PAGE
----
The importance of this case to practitioners is clear in terms of trial preparation. As with other marital assets such as real estate, businesses, and retirement plans, it is essential for the practitioner to obtain accurate documentation and/or testimony from reliable sources such as the employer (as witness) and employer policies and procedures (as exhibits) relative to valuation of accrued sick time and leave. Based upon the detailed analysis in the supreme court decision, it will be critical for the trial court to assess whether the “value” of accrued vacation or sick leave, at the time of dissolution, may be so difficult to ascertain as to be speculative. Under many employment policies, different types of leave may be combined in one comprehensive paid time off plan, whereas other policies split vacation leave, sick leave, and personal leave into separate plans. Some employers allow leave to accrue and “roll over” from year to year, while others adopt a “use it or lose it” approach, under which accrued leave is forfeited if the employee does not take time off. Therefore, under this ruling, it is clear that accurate, demonstrative, and probative evidence must be presented to the trial court as to whether the value of accrued leave can be determined through a reasonable dollar estimate. If such an estimate cannot be demonstrated, it is clear that the accrued leave has speculative value that could lead a trial court to treat such leave as an “economic circumstance” under C.R.S. § 14-10-113(1)(c).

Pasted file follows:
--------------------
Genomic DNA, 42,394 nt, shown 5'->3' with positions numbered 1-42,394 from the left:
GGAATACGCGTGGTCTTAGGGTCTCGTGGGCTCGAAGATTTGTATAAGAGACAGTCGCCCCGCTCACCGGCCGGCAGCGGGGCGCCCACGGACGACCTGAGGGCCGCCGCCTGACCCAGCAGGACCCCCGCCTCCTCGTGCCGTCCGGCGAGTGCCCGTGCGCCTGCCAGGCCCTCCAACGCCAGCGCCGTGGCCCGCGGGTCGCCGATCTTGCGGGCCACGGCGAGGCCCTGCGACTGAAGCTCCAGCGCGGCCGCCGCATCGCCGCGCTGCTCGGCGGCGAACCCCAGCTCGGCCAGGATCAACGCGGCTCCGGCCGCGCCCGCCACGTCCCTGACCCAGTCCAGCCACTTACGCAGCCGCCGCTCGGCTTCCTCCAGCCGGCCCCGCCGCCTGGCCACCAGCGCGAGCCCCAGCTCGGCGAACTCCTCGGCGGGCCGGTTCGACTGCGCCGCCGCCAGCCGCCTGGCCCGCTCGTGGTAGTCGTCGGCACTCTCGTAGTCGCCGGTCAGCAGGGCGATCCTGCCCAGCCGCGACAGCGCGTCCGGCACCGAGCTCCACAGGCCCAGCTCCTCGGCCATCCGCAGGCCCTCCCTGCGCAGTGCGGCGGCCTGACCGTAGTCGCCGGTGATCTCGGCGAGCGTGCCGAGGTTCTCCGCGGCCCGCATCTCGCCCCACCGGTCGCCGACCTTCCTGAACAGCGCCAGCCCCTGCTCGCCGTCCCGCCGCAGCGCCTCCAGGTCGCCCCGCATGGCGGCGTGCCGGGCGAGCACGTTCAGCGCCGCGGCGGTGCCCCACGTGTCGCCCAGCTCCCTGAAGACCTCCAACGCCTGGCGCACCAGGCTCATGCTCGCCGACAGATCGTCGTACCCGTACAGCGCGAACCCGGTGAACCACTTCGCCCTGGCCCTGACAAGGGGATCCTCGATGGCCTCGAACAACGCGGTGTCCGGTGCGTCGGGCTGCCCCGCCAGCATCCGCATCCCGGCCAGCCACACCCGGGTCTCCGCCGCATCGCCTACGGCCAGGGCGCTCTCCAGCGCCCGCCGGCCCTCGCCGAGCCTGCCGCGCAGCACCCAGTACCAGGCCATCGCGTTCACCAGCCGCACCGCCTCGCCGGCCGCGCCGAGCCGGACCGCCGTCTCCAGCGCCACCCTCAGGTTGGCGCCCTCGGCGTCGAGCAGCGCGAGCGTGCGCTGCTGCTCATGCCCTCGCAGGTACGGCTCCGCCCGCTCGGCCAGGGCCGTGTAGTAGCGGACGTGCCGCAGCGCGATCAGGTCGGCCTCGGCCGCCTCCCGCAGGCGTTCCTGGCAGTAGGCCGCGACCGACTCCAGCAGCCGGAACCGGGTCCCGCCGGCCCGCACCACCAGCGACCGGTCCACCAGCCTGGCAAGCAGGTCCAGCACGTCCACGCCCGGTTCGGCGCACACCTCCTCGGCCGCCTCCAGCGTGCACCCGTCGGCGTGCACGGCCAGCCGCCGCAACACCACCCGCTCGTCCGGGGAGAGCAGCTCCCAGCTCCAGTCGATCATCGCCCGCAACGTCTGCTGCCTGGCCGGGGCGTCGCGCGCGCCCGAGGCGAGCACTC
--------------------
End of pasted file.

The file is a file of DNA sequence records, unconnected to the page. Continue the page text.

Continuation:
Justice Boatright concurred in the opinion but wrote separately to express two perceived errors in the reasoning of the majority opinion. The first relates to the inequity of “double counting” of accrued leave as both income and property. The second concern articulated by Justice Boatwright is that the ruling presents a contradiction in that “unlike calculating the present value of a pension, it will be nearly impossible to determine the present value of accrued leave.” Analysis would require consideration of a “bevy of speculative and indeterminate factors such as future illness, vacations, company policy, lifestyle changes, job changes, family needs and retirement.” In summary, the difficulties of valuing accrued leave led Justice Boatwright to the conclusion that it should be treated as income if the court orders child support and maintenance. Alternatively, if the court does not order child support or maintenance, it should only consider accrued leave as an “economic circumstance.”

Lesleigh W. Monahan, Esq. is a partner in the Lakewood firm of Polidori, Franklin & Monahan, LLC. Ms. Monahan has been practicing law exclusively in domestic relations since 1988. She received her Juris Doctor degree from the University of Colorado School of Law in 1987. Ms. Monahan has repeatedly been recognized for her accomplishments, and is a frequent speaker at continuing legal education programs. She was admitted as a Fellow in the American Academy of Matrimonial Lawyers in 2004 and was president of the Colorado chapter in 2011/2012. Ms. Monahan is also a member of the CBA Family Law Section, and was chair of that section’s executive council in 2002-2003.

The opinions and views expressed by Featured Bloggers on CBA-CLE Legal Connection do not necessarily represent the opinions and views of the Colorado Bar Association, the Denver Bar Association, or CBA-CLE, and should not be construed as such.